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Anonymous
Anonymous asked in Arts & HumanitiesHistory · 9 years ago

Can anyone explain a brief history of democracy in Haiti?

Can anyone explain a brief history of democracy in Haiti?

Specifically, why it hasn't succeeded.

1 Answer

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  • Aizen
    Lv 5
    9 years ago
    Favorite Answer

    Haiti is the world's oldest black republic and one of the oldest republics in the Western Hemisphere. Although Haiti actively assisted the independence movements of many Latin American countries – and secured a promise from the great liberator, Simón Bolívar, that he would free their slaves after winning independence from Spain – the nation of former slaves was excluded from the hemisphere's first regional meeting of independent nations, held in Panama in 1826. Furthermore, owing to entrenched opposition from Southern slave states, Haiti did not receive U.S. diplomatic recognition until 1862 (after those states had seceded from the Union) – largely through the efforts of anti-slavery senator Charles Sumner of Massachusetts.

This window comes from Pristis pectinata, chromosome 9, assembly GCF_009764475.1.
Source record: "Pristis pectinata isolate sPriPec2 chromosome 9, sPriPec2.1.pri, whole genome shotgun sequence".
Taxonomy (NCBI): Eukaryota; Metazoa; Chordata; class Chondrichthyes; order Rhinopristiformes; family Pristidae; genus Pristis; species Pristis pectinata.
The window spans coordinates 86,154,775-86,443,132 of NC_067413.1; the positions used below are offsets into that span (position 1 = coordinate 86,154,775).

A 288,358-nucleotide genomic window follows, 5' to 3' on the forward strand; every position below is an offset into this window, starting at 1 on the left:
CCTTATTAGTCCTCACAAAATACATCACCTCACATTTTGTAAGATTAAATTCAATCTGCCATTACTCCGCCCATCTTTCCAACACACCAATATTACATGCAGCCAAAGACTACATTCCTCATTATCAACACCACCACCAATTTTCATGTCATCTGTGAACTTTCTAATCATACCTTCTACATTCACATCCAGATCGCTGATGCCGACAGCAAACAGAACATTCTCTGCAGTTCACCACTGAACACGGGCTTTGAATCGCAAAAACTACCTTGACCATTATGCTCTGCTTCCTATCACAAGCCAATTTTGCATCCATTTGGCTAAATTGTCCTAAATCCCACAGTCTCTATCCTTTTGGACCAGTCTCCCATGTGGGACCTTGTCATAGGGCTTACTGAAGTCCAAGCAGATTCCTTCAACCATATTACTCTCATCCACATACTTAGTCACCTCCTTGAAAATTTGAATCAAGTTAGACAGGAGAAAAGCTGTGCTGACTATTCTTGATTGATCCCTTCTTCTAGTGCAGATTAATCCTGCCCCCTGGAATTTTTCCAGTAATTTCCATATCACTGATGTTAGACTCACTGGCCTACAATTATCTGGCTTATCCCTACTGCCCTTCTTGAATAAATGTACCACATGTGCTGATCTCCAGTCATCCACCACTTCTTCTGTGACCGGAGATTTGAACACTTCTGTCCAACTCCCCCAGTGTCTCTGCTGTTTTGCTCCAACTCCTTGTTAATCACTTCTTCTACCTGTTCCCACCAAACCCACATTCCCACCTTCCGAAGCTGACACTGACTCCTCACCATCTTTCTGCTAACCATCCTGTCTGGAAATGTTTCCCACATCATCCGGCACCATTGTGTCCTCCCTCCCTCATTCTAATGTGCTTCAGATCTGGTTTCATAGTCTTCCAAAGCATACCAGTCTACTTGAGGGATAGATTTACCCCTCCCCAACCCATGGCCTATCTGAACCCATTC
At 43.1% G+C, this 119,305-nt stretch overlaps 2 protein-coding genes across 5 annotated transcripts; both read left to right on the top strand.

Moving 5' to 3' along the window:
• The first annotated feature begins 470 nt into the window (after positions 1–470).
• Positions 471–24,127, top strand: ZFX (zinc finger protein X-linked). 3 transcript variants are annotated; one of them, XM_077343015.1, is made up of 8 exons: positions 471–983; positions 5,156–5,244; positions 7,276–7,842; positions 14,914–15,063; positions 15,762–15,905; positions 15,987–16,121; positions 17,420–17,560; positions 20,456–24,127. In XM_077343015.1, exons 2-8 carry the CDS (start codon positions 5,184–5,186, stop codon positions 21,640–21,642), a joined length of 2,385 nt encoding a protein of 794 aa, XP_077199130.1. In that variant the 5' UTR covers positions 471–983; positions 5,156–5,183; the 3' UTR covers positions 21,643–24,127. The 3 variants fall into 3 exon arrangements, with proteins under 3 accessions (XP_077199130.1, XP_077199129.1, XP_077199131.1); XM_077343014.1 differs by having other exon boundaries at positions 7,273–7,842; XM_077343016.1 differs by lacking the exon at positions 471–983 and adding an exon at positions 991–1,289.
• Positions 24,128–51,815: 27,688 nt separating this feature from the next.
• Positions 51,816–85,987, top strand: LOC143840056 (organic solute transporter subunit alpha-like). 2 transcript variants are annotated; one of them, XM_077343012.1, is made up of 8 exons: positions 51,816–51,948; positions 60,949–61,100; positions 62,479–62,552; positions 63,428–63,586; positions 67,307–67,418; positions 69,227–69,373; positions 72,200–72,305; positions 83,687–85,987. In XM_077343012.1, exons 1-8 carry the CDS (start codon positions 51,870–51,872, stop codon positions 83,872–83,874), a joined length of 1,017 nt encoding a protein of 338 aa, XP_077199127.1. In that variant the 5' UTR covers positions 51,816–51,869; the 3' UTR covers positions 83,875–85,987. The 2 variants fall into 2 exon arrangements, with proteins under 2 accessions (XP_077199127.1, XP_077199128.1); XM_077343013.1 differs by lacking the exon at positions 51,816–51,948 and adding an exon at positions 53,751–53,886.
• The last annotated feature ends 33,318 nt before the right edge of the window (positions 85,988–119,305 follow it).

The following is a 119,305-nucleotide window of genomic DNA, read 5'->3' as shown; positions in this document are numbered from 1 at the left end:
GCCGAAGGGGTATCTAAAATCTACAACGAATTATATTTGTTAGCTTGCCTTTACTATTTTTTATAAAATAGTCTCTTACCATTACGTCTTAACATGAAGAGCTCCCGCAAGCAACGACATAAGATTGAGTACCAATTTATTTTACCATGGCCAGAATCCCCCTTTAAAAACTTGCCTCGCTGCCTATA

Upon assuming power, General Dessalines authorized the Constitution of 1804. This constitution, in terms of social freedoms, called for:

    1. Freedom of Religion (Under Toussaint, Catholicism had been declared the official state religion);

    2. All citizens of Haiti, regardless of skin color, to be known as "Black" (this was an attempt to eliminate the multi-tiered racial hierarchy that had developed in Haiti, with full or near full-blooded Europeans at the top, various levels of light to brown skin in the middle, and dark skinned "Kongo" from Africa at the bottom).

    3. White men were forbidden from possessing property or domain on Haitian soil. Should the French return to reimpose slavery, Article 5 of the constitution declared: "At the first shot of the warning gun, the towns shall be destroyed and the nation will rise in arms

    Source(s): wiki
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